The role of exposure to pesticides in the etiology of Parkinson’s disease: a 18F-DOPA positron emission tomography study
Susceptibility to Parkinson’s disease (PD) is believed to involve an interaction between genetic and environmental factors. The role of pesticides as a risk factor of PD and neurodegeneration remains controversial. An asymmetric decrease in ligand uptake on 18F-DOPA positron emission tomography (PET), especially in the dorsal putamen, is a sensitive marker of PD. The aim of this study was to examine the pattern of ligand uptake on 18F-DOPA PET in patients with PD exposed or not exposed to pesticides. The main sample included 26 Israeli patients with PD, 13 who were exposed to pesticides and 13 who were not, matched for age and disease duration. All underwent 18F-DOPA PET imaging, and an asymmetry index of ligand uptake between the ipsilateral and contralateral caudate, putamen, and whole striatum was calculated. No significant between-group differences were found in demographic variables, clinical asymmetry index (P = 0.15), or asymmetry index of ligand uptake in the putamen (P = 0.84), caudate (P = 0.78) and striatum (P = 0.45). Comparison of the 18F-DOPA results of the Israeli cohort with those of 17 non-pesticide-exposed patients with PD from Austria yielded no significant differences, further validating our findings. Our observations suggest that although exposure to pesticides might be a risk factor for PD, it does not have an effect on the asymmetry pattern in the nigrostriatal system over non-exposure. We assume that once the disease process is initiated in pesticide-exposed patients, the pathogenic mechanism does not differ from that of idiopathic PD.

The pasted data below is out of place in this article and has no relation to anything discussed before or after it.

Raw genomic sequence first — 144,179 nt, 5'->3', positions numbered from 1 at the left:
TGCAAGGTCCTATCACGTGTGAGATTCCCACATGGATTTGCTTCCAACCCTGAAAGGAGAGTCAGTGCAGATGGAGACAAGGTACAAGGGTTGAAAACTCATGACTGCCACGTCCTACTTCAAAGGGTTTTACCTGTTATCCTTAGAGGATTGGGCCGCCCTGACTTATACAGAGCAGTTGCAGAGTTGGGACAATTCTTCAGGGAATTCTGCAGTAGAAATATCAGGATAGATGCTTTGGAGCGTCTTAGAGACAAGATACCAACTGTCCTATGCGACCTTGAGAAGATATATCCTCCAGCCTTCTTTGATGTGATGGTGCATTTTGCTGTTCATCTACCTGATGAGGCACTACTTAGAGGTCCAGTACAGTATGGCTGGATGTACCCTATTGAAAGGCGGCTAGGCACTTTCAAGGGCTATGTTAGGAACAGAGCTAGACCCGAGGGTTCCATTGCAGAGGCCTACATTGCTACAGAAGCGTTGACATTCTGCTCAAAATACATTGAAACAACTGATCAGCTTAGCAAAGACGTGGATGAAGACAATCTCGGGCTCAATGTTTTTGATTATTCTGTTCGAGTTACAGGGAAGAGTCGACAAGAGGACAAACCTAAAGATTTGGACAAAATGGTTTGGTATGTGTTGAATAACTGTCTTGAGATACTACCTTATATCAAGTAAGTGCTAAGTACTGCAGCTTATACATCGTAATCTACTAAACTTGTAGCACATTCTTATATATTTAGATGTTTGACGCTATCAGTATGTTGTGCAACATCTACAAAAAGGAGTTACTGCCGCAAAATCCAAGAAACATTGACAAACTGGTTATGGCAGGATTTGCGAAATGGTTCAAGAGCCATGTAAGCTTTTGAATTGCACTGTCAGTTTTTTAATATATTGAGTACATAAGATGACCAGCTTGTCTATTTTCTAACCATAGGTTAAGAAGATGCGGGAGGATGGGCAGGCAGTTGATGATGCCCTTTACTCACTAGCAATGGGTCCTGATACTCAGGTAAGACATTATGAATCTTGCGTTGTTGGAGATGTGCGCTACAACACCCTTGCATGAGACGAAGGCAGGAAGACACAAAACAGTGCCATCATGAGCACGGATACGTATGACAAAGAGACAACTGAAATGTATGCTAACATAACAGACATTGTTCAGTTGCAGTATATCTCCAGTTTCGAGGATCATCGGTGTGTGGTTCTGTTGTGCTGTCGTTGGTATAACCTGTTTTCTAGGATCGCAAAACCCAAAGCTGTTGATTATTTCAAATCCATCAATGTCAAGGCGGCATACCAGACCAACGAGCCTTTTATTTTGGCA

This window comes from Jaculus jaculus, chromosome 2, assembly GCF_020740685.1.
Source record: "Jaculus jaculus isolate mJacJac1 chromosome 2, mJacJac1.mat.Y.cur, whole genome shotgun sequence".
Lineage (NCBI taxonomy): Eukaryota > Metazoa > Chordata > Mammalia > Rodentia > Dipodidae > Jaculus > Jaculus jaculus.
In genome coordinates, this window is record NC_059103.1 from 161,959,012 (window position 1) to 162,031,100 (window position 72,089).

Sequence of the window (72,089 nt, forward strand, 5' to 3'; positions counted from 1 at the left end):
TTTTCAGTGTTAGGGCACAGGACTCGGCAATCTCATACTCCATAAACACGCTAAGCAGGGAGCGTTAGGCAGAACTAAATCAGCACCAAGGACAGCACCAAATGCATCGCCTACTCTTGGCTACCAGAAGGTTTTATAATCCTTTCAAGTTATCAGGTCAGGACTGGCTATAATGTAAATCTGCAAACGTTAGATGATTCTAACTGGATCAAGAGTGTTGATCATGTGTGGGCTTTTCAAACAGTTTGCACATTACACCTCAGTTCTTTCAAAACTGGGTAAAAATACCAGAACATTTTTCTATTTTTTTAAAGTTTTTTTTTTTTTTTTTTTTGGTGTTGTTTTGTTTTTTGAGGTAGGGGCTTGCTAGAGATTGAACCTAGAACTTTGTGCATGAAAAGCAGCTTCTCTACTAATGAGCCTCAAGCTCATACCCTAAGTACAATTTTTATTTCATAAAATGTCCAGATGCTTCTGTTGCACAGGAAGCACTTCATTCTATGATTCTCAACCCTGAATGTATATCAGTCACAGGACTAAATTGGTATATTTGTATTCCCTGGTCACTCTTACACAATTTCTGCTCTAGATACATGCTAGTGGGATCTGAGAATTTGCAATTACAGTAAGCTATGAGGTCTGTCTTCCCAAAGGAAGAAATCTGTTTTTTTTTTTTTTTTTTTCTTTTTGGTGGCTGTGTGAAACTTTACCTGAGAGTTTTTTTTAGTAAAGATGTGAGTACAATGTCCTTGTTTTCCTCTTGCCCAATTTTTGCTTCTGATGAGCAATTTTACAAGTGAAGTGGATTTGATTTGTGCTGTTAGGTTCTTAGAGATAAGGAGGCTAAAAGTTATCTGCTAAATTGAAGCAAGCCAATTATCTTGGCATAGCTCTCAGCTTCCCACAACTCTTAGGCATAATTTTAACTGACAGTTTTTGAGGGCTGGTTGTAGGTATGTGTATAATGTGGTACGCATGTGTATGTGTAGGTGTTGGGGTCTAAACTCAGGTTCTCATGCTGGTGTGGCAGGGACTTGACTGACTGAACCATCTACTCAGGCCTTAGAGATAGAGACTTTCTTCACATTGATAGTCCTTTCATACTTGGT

KeywordsPesticides Parkinson's disease Asymmetry index 18F-DOPA PET
Magnetic resonance imaging
Positron emission tomography
Unified PD Rating Scale
RD study design, interpretation of data and drafted the manuscript. AS study design, technical equipment and data acquisition. AR statistical analysis and drafted the manuscript. CS data acquisition. WP data acquisition. YR technical assistance and revision of manuscript. LG study design and drafted the manuscript. ML data acquisition and drafted the manuscript. All authors approved the final article.
This research did not receive any specific grant from funding agencies in the public, commercial, or not-for-profit sectors.
Compliance with ethical standards
Conflict of interest
The authors declare that they have no conflict of interest.
This study has been approved by our Institution’s Ethics Committee and has therefore been performed in accordance with the ethical standards laid down in the 1964 Declaration of Helsinki and its later amendments.
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